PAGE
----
For the director of the Refugee Council, Enver Solomon, the scale of the humanitarian disaster that occurred the day before off the French coast is the wake-up call the British government needed to change its approach and seek safe routes for people seeking protection in the country.
Instead of toughening measures and wanting to punish and return migrants or offer inaccurate or false statements that seek to dehumanize and demonize people crossing the channel, we call on the government to seek fairer, more compassionate and effective solutions, said Solomon in a statement sent to Prensa Latina.
In a very similar vein, Tim Naor Hilton, director of Refugee Action, another of the organizations that watch over the rights of asylum seekers in the United Kingdom, expressed himself in declarations to the Sky News channel.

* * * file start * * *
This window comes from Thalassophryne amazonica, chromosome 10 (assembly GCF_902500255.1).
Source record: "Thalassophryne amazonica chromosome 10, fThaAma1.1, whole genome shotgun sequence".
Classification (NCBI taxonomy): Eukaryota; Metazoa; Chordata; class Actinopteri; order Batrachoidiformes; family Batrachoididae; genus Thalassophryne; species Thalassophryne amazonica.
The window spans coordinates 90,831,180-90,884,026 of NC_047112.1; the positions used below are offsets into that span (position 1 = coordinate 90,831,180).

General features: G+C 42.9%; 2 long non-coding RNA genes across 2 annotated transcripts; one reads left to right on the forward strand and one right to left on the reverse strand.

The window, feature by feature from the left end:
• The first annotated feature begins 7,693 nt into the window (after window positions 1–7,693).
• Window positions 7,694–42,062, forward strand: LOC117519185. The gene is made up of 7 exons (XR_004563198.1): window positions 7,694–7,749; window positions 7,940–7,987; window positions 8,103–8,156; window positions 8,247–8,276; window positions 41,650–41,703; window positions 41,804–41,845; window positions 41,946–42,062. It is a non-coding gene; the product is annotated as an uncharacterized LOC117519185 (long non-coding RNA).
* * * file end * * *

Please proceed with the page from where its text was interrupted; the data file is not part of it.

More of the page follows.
According to the activist, the current British immigration policy punishes migrants instead of protecting them, and in doing so, he said, plays into the hands of human traffickers.
Following Wednesday’s tragedy, UK Prime Minister Boris Johnson and French President Emmanuel Macron spoke on the phone and pledged to redouble their efforts to prevent people, mostly from African and Middle Eastern countries, from getting into the hands of criminal gangs to make the dangerous crossing.
According to official figures, more than 25,600 people have crossed the English Channel aboard rubber dinghies and other flimsy boats so far this year.
The number nearly triples the total number of refugees who arrived in the U.K. last year irregularly seeking asylum.